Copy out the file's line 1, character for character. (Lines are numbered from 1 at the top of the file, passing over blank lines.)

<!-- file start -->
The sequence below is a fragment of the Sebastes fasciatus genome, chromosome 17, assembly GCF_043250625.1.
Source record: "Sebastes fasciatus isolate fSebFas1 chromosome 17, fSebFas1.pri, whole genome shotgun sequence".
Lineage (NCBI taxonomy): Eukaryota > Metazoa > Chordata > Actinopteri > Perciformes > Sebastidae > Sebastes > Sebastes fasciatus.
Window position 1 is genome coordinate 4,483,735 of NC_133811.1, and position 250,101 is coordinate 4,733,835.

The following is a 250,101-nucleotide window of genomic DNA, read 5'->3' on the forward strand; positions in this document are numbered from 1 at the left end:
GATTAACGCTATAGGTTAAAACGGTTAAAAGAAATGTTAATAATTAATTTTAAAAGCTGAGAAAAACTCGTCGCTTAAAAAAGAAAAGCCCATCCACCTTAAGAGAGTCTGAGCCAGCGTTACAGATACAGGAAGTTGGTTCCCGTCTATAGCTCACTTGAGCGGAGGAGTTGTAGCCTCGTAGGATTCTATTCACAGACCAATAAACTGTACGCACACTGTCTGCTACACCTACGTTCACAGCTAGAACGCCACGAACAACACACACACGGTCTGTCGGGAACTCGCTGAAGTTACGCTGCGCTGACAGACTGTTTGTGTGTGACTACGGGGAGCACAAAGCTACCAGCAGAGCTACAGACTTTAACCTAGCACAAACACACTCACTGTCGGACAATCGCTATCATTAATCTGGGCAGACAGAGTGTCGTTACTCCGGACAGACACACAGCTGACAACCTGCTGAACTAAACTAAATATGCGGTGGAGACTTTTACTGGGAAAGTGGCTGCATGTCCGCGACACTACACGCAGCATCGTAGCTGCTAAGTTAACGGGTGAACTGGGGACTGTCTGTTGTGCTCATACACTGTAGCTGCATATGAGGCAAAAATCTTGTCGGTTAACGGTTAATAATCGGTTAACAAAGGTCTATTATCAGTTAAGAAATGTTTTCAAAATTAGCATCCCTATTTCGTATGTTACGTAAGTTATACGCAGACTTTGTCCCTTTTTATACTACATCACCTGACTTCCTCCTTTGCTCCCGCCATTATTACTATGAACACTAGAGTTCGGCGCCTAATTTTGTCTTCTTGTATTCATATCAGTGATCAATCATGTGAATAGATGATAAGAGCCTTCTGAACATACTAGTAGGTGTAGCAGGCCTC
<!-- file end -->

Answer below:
The sequence below is a fragment of the Sebastes fasciatus genome, chromosome 17, assembly GCF_043250625.1.